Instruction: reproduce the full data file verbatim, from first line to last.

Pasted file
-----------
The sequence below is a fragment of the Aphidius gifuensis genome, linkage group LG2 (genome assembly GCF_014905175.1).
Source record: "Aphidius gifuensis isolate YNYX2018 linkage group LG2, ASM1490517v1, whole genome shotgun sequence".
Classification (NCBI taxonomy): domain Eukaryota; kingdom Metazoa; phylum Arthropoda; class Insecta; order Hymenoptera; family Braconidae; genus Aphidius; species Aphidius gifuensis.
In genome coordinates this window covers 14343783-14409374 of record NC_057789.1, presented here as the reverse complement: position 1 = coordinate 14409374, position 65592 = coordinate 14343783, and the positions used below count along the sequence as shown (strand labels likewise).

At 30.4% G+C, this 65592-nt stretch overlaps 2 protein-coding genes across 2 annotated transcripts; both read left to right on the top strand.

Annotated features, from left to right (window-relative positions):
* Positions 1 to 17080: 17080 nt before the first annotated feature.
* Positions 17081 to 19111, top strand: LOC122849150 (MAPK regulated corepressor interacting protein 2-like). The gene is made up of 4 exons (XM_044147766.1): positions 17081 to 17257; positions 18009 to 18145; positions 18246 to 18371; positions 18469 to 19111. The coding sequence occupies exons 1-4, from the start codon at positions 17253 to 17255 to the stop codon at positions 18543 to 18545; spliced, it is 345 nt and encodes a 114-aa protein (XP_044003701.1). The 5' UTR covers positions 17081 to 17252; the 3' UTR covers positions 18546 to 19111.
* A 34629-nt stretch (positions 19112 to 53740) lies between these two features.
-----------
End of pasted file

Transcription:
The sequence below is a fragment of the Aphidius gifuensis genome, linkage group LG2 (genome assembly GCF_014905175.1).
Source record: "Aphidius gifuensis isolate YNYX2018 linkage group LG2, ASM1490517v1, whole genome shotgun sequence".
Classification (NCBI taxonomy): domain Eukaryota; kingdom Metazoa; phylum Arthropoda; class Insecta; order Hymenoptera; family Braconidae; genus Aphidius; species Aphidius gifuensis.
In genome coordinates this window covers 14343783-14409374 of record NC_057789.1, presented here as the reverse complement: position 1 = coordinate 14409374, position 65592 = coordinate 14343783, and the positions used below count along the sequence as shown (strand labels likewise).

At 30.4% G+C, this 65592-nt stretch overlaps 2 protein-coding genes across 2 annotated transcripts; both read left to right on the top strand.

Annotated features, from left to right (window-relative positions):
* Positions 1 to 17080: 17080 nt before the first annotated feature.
* Positions 17081 to 19111, top strand: LOC122849150 (MAPK regulated corepressor interacting protein 2-like). The gene is made up of 4 exons (XM_044147766.1): positions 17081 to 17257; positions 18009 to 18145; positions 18246 to 18371; positions 18469 to 19111. The coding sequence occupies exons 1-4, from the start codon at positions 17253 to 17255 to the stop codon at positions 18543 to 18545; spliced, it is 345 nt and encodes a 114-aa protein (XP_044003701.1). The 5' UTR covers positions 17081 to 17252; the 3' UTR covers positions 18546 to 19111.
* A 34629-nt stretch (positions 19112 to 53740) lies between these two features.